Aurora

Sales of guns have risen strongly in Colorado since the early Friday shootings at a movie theater near Denver that left 12 people dead and 58 wounded.

The Denver Post reports that:

Whether James Holmes, the man accused of killing 12 people and wounding 58 at an Aurora, Colo., movie theater will mount an insanity defense isn't yet known.

In the days since the movie theater shooting in Aurora, Colo., there's been little discussion of the laws that allowed the gunman to acquire his arsenal.

Authorities say suspect James Holmes, who was arrested at the scene of the shooting that killed 12 people and wounded dozens more, was armed with a modified assault rifle, two pistols, a shotgun and thousands of rounds of ammunition.

Colorado Gov. John Hickenlooper, a Democrat, told CNN this weekend that the guns are not the problem.

On the day of the shootings at the Aurora Theater, one of the telling quotes that defines the times we live in was "I want to emphasize, at this point, we do not see a nexus of terrorism...". This was said by FBI Special Agent Jim Yacone at a Friday press briefing. Yet over the weekend, Governor Hickenlooper during TV appearances said, "In a funny way, this guy was a terrorist." Nathan Heffel was on The Takeaway this morning as they confronted that question.

A dazed-looking James Holmes, his hair dyed a reddish orange, made his first court appearance this morning as the state of Colorado began its case against the man arrested at the scene of Friday's massacre in Aurora, Colo., where 12 people were killed and an additional 58 were wounded.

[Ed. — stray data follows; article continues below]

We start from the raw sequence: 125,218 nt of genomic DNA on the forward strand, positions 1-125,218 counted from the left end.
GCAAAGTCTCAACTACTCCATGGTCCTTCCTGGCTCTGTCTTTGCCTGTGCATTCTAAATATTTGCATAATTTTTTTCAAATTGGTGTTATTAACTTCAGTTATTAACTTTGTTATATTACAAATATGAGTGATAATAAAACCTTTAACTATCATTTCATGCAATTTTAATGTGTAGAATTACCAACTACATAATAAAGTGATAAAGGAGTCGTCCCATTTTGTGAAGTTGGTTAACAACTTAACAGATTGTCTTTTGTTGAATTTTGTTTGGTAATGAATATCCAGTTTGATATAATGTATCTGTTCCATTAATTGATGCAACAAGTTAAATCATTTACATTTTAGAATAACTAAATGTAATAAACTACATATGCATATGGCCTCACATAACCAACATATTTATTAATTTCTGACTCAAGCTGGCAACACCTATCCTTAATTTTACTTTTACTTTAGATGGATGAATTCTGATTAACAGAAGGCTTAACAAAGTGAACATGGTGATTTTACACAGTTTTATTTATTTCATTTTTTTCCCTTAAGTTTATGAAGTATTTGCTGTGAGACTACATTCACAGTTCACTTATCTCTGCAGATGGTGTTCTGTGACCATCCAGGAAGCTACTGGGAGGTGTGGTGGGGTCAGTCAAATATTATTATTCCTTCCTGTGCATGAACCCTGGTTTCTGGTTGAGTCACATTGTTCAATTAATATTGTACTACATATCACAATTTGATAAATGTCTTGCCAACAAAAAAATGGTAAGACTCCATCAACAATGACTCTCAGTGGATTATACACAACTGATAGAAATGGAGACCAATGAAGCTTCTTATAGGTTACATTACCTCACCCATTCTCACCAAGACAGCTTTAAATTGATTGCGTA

It was a short hearing in an Arapahoe County, Colo., courtroom, starting at 11:30 a.m. ET. He'll be formally charged next Monday, the judge announced.

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The thunderstorms from earlier in the afternoon were long gone once the crowd began gathering. Many held up signs as they proceeded in, a few reading, "Aurora has hope." As prelude, the Aurora Symphony Brass Quintet played deliberately.

President Obama is in Aurora, Colo., on Sunday, meeting with the families of the victims of the deadly theater shootings that killed 12 people and injured 58 more. He'll also attend a memorial service and meet briefly with local officials.

Outside the movie theater where Friday's rampage occurred, there's a makeshift memorial at the edge of a hot and dusty lot. There are hundreds of candles and flowers, American flags and signs memorializing the victims.

"It's a sad time, very sad time," said William Cloud, a local professor, who came by to pay his respects.

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